8. Scottish Military Research Group
The Scottish Military Research Group is a charitable organisation set up to educate and inform the public about how to research their Scottish military ancestry. As well as providing free access to rolls of honour, it has the most comprehensive collection of Scottish military war memorials online, accessible via its Commemorations Project.
9. Scottish Mining
The Scottish Mining Website provides a veritable treasure trove of information and resources on those who worked in Scotland’s central belt. There are detailed parish reports, gazetteer and newspaper articles, reports on accidents and strikes and more, with some 22,000 miners named, including information on 15,000 fatalities.
10. NLS Internet Archive
NLS Internet Archive
The National Library of Scotland has a dedicated platform on the Internet Archive. Among the collections freely available are published family histories, military lists for the British Army, RAF, and Royal Navy, rolls of honour, gazetteers, over a thousand Post Office directories, Gaelic manuscripts, and much more.
11. Electric Scotland
Alastair McIntyre’s Electric Scotland site is packed with resources dealing with Scottish ancestry and history. Its many useful holdings include Francis Groome’s Ordnance Gazetteer of Scotland, and thousands of books covering a range of subjects, such as the Scottish worldwide diaspora.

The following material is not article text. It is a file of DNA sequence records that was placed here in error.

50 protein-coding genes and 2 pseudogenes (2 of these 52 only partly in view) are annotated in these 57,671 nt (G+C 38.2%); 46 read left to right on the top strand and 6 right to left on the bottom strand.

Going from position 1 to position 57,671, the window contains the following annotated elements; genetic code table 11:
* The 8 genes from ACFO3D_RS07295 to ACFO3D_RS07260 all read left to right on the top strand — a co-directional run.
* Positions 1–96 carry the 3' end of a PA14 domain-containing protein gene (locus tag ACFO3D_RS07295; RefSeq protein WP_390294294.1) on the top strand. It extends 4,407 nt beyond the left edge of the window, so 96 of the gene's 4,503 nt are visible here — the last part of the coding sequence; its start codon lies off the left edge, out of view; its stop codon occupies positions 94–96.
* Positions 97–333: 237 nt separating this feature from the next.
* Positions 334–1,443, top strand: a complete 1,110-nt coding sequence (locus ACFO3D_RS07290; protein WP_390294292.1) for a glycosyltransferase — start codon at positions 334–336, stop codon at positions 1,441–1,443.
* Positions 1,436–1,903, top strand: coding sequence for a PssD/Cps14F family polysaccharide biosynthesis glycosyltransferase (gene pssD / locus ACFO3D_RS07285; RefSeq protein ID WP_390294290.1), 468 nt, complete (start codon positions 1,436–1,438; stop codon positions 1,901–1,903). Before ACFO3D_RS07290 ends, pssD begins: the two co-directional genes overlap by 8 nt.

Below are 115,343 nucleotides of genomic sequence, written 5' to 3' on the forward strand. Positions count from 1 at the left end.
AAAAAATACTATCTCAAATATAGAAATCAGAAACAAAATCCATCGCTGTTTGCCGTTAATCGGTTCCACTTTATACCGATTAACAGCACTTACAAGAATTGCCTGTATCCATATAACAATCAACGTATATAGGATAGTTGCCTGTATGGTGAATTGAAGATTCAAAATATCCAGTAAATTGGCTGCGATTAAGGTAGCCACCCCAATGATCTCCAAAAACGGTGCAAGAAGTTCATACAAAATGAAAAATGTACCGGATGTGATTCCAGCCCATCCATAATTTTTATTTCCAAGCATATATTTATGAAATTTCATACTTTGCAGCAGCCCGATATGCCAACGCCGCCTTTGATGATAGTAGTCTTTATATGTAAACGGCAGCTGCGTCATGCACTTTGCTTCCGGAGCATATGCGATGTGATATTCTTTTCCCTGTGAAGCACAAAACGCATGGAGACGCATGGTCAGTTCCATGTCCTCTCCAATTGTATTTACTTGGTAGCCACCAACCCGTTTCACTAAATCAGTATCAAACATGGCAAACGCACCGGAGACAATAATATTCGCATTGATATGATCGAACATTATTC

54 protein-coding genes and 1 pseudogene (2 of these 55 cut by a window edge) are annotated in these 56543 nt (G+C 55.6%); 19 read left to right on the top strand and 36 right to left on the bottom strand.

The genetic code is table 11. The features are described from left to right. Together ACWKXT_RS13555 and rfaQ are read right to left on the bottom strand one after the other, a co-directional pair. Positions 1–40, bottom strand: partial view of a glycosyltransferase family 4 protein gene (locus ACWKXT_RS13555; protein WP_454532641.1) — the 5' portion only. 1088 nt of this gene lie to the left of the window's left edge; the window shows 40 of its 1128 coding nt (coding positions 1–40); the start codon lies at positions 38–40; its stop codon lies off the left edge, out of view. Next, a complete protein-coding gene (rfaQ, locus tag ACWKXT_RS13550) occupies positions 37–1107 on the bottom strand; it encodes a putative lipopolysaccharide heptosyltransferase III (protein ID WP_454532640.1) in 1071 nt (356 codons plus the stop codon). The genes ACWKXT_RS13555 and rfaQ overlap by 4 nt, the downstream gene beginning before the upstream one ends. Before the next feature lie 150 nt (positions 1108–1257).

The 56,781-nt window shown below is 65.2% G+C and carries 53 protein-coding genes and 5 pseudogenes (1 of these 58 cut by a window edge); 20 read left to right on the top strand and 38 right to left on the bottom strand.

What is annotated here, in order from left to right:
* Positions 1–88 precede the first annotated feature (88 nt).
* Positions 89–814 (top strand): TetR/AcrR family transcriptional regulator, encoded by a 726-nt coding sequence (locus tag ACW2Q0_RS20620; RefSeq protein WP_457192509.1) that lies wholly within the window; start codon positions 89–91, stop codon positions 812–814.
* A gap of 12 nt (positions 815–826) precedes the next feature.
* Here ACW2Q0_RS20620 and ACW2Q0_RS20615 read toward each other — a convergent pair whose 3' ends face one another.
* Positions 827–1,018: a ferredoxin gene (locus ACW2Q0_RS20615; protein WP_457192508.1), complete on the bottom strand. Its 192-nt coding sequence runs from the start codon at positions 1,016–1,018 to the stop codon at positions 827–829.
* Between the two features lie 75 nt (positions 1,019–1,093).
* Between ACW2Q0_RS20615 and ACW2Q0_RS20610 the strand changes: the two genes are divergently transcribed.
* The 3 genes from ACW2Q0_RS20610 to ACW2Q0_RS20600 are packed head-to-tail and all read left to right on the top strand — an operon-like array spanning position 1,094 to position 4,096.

12. Perth Records
The Friends of Perth and Kinross Archives have indexed many records collections, which have been presented in free-to-access databases. Among the collections are Perth burial records from 1794-1855, militia collections, Jacobite resources, and the Perthshire People and Kinross-shire Kin.
13. Dundee Records
If your ancestors came from further along the River Tay, check out the Friends of Dundee City Archives platform. Church records, burial records, burgh registers, trade directories, school records, Poor Law registers and more have been transcribed and made freely available.
14. Virtual Mitchell
If your ancestors came from Glasgow, check out the city archive’s Virtual Mitchell website where you can view and download hundreds of historic images of streets, buildings, and images from daily life. You can search by area, street name, or subject.
15. NLS Newspapers
If you reside in Scotland, registering on the National Library of Scotland’s (NLS) e-resources collections can provide access to several newspaper resources – the Scotsman, The Times and the British Library 19th Century Newspaper Collection (providing access to the Glasgow Herald, the Caledonian Mercury, the Dundee Courier, and the Aberdeen Journal).
16. Edinburgh Gazette
In 1699, the Edinburgh Gazette was conceived as the official paper of record for Scotland. Appearing irregularly up to 1793, it has appeared twice a week since then, and is freely available. Use the site to search for business notices, bankruptcies, military promotions, civil honours and much more.
Many research documents needed for our research still lie in archives. The Scottish Archive Network catalogue is a good starting point to search holdings from over 50 archives across Scotland. The site has not been updated in many years, however, and so local archive websites should also be consulted.